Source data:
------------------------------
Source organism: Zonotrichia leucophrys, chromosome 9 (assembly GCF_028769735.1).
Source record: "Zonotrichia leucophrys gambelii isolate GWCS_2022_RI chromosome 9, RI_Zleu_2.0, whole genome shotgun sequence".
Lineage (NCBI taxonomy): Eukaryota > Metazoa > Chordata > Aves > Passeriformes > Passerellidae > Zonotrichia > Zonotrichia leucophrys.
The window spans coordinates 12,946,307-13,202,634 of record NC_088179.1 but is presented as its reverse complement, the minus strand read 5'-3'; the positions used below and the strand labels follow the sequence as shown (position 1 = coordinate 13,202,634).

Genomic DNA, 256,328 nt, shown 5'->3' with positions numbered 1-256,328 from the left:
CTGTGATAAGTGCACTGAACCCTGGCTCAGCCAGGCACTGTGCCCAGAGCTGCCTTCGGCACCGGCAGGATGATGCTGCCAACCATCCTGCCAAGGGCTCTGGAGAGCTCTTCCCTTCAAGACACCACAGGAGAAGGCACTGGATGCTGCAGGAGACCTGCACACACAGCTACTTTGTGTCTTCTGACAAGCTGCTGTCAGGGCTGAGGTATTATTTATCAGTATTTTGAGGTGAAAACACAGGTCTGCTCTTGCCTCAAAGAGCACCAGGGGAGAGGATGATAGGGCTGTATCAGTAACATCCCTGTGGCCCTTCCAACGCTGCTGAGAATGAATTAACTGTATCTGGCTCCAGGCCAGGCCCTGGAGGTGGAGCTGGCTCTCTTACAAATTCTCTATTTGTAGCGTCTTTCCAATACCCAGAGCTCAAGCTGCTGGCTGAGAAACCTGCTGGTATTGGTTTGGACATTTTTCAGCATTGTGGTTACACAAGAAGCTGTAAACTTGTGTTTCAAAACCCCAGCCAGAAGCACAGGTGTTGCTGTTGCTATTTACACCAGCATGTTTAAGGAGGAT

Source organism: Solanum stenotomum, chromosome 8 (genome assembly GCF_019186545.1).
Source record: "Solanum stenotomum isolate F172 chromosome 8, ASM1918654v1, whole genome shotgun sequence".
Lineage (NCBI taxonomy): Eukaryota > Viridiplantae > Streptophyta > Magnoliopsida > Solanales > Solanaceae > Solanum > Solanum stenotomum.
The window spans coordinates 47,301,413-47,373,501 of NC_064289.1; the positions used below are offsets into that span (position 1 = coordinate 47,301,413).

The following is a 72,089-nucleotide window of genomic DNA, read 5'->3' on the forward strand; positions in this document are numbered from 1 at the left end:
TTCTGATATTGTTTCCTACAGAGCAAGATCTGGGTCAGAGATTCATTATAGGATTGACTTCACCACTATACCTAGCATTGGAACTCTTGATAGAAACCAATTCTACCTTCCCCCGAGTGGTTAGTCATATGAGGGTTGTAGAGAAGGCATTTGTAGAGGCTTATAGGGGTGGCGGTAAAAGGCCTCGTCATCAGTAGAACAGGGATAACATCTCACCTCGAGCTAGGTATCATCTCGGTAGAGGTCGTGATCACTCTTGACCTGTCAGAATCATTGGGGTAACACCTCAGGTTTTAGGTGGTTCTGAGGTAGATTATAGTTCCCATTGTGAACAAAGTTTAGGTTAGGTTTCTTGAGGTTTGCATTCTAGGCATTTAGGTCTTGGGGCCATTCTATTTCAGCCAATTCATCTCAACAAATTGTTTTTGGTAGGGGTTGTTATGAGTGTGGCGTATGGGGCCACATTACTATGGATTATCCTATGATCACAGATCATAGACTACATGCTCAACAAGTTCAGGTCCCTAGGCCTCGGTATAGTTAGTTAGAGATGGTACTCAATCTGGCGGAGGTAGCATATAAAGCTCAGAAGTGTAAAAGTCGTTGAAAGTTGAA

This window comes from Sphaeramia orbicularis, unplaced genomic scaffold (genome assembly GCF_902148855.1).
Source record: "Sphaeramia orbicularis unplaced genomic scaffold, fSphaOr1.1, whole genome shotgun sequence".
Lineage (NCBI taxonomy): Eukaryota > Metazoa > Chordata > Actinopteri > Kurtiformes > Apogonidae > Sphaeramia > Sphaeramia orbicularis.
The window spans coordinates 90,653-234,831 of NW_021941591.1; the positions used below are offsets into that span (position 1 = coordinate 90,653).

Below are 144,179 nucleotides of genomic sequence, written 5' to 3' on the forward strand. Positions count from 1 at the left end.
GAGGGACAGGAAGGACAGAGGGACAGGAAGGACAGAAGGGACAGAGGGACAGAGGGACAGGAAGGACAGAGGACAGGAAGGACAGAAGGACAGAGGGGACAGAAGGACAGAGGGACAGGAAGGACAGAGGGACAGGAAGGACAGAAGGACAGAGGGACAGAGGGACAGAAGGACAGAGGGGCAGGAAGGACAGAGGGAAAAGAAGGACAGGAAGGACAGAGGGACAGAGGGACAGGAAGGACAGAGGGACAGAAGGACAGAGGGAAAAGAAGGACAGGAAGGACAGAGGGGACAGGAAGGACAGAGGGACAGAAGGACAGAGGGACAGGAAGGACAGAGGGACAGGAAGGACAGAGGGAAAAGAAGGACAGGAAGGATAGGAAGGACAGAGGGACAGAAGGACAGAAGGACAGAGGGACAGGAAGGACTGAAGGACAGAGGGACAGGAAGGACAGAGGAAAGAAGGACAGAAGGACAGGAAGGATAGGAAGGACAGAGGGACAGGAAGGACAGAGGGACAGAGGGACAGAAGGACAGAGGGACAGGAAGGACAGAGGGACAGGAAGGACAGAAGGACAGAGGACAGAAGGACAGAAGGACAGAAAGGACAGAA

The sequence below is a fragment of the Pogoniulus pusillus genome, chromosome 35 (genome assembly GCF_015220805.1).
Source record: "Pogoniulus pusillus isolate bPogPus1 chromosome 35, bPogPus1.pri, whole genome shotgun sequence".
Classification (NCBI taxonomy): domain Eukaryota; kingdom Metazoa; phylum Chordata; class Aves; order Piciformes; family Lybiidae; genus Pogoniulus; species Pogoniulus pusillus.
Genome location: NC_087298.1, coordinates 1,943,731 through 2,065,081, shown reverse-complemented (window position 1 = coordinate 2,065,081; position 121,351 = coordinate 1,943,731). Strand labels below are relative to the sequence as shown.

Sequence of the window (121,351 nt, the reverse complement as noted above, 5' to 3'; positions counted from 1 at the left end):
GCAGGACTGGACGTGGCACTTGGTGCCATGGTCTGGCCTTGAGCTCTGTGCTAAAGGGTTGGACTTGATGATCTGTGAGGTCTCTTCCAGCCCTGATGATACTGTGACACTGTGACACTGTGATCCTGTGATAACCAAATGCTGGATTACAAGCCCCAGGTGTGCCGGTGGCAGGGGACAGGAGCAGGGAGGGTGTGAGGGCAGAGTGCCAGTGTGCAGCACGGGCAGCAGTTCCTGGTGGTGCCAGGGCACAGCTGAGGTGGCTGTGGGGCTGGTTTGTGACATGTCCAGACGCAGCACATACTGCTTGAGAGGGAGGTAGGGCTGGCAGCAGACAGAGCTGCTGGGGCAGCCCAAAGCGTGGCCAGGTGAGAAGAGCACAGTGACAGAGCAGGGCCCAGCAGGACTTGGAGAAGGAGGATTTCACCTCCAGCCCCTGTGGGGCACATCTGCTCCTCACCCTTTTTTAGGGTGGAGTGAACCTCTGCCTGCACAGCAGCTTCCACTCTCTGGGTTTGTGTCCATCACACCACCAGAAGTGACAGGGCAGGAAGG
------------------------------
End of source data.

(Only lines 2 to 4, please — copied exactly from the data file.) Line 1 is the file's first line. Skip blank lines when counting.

Source record: "Zonotrichia leucophrys gambelii isolate GWCS_2022_RI chromosome 9, RI_Zleu_2.0, whole genome shotgun sequence".
Lineage (NCBI taxonomy): Eukaryota > Metazoa > Chordata > Aves > Passeriformes > Passerellidae > Zonotrichia > Zonotrichia leucophrys.
The window spans coordinates 12,946,307-13,202,634 of record NC_088179.1 but is presented as its reverse complement, the minus strand read 5'-3'; the positions used below and the strand labels follow the sequence as shown (position 1 = coordinate 13,202,634).